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What You Need to Know About Ice Boots

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Horses are creatures that take a lot of stress on their joints for a variety of reasons. For one, most of the time, they wear iron horseshoes which can be terrible for the joint health of a horse because it doesn’t do anything to absorb the impact of running on hard ground. The repeated impact of the horses’ hooves hitting the earth suddenly can cause a lot of heat in the tendons, joints, and ligaments. This repeated exposure to heat and the swelling that it causes can cause serious cellular damage. This will ultimately lead way to far more serious issues such as arthritis and tendon issues.

If you want to treat your horses like the stellar athletes that they are, you will need to get them the correct equipment. The most relevant equipment, in this case, is the ice boots for horses. They are basically ice packs that strap around the joints of horses and cool them down over time preventing tissue damage.

Many horse owners believe that ice boots are fundamentally necessary for the care of the horse after a long and hard race. And this is not a myth or anything of the sort, when running, the horse often goes through a massive amount of stress and strain, and this can really spell trouble for the horse if not looked into.

Because the heat and swelling of the horse is mostly centered around the horses’ joints, ice packs are often extremely useful to kick start the horse’s recovery after the race. If the horse has undergone some form of injury the ice pack can even be used to soothe the injury. If you have a pack of ice boots, then you will want to use them directly after exercise. Exercise can mean any number of activities such as show jumping, going for cross country runs or even just learning tricks out in the field. Ice boots are great to help horses who need a little extra attention in recovering after an event.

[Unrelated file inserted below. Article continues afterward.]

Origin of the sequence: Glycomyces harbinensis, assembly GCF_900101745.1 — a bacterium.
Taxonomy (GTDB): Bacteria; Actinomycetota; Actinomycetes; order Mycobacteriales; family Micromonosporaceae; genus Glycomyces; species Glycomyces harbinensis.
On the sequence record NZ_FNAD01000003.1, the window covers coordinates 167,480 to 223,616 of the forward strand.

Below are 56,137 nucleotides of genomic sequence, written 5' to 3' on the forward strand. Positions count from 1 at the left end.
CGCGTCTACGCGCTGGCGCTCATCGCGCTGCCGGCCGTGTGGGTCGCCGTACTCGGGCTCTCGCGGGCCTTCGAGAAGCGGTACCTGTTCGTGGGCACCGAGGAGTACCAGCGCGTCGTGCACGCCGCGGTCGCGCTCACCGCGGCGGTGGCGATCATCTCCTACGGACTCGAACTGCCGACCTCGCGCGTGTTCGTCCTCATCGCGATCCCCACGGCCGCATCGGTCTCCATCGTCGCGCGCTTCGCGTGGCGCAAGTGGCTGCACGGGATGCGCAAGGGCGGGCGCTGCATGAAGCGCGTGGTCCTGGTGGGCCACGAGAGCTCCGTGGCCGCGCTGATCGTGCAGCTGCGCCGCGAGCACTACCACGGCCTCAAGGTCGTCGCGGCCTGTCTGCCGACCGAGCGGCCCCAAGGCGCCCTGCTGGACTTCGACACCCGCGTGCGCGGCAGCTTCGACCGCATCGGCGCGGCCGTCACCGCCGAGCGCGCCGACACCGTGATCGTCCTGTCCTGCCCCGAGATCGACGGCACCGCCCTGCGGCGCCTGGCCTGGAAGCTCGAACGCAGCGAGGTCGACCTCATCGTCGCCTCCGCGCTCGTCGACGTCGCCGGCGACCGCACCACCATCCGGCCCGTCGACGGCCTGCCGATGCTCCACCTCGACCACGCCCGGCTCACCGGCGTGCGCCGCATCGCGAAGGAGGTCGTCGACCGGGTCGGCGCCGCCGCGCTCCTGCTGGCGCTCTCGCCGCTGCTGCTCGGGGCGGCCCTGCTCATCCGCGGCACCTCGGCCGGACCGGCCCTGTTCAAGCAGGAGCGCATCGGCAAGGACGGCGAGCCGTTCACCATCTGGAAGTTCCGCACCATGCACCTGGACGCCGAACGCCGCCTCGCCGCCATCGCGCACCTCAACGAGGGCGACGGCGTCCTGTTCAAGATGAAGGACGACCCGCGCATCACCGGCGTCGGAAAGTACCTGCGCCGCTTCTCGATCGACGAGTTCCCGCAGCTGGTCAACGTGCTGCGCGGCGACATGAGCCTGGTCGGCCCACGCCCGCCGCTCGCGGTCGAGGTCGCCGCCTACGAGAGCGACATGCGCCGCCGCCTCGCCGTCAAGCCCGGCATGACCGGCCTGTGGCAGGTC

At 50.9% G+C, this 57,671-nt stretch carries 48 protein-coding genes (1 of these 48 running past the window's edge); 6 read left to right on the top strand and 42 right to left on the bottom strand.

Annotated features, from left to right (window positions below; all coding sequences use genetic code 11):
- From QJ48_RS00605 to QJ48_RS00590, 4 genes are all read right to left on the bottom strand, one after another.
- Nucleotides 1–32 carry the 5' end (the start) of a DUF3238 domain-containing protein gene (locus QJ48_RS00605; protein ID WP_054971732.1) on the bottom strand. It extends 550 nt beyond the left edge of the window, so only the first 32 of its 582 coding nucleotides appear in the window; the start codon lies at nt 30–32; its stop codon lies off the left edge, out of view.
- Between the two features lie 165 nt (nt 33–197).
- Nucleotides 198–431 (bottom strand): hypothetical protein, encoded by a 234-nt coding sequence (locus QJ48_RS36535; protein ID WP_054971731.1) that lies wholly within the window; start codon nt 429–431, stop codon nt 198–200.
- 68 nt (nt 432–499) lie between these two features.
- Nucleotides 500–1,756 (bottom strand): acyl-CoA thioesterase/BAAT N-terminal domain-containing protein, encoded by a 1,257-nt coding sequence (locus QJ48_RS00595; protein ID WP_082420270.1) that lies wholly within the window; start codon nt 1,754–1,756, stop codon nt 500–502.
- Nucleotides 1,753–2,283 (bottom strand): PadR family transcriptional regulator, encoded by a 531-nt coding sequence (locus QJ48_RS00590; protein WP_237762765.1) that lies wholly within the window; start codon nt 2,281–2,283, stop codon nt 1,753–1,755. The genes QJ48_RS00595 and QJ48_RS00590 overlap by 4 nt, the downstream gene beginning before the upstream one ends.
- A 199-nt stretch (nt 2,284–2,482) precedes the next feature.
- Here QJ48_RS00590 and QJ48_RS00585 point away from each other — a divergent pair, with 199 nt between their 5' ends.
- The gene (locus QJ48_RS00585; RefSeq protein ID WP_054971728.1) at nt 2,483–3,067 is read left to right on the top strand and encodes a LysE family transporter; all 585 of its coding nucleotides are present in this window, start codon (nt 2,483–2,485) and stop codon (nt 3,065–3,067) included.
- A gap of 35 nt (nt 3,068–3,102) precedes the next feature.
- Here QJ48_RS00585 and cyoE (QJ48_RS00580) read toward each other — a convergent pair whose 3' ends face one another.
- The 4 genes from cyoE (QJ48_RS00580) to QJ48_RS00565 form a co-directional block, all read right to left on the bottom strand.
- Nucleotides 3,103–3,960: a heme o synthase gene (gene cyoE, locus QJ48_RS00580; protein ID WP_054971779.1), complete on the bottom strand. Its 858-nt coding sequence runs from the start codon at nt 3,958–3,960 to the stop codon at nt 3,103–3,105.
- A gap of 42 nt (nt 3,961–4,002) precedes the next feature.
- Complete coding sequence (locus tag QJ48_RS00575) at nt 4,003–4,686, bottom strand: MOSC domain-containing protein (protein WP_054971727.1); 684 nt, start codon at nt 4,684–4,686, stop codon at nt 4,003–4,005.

Ice boots are remarkably easy to use. All you need to do is remove the ice packs from the boots themselves (these packs are filled with some form of a gel that retains coolness) and put them into the freezer for at least 12 hours. These ice jelly packs will then need to be reinserted into the boot. You will then have to fasten the ice boots to the horse’s joints. Ensure that the top of the boot is below the knee (otherwise the horse will tear right through the ice boots when it walks) Then make sure that the Velcro is attached firmly together. Give it a good once over and ensure that the ice packs are touching as much of the joint as possible. This is the best way to guarantee results.

Afterwards, you will need to keep the ice boots on the horse for a good 20 minutes. In an ideal situation, you will want to have the horse tied up and calm.

Willian Tenney
the authorWillian Tenney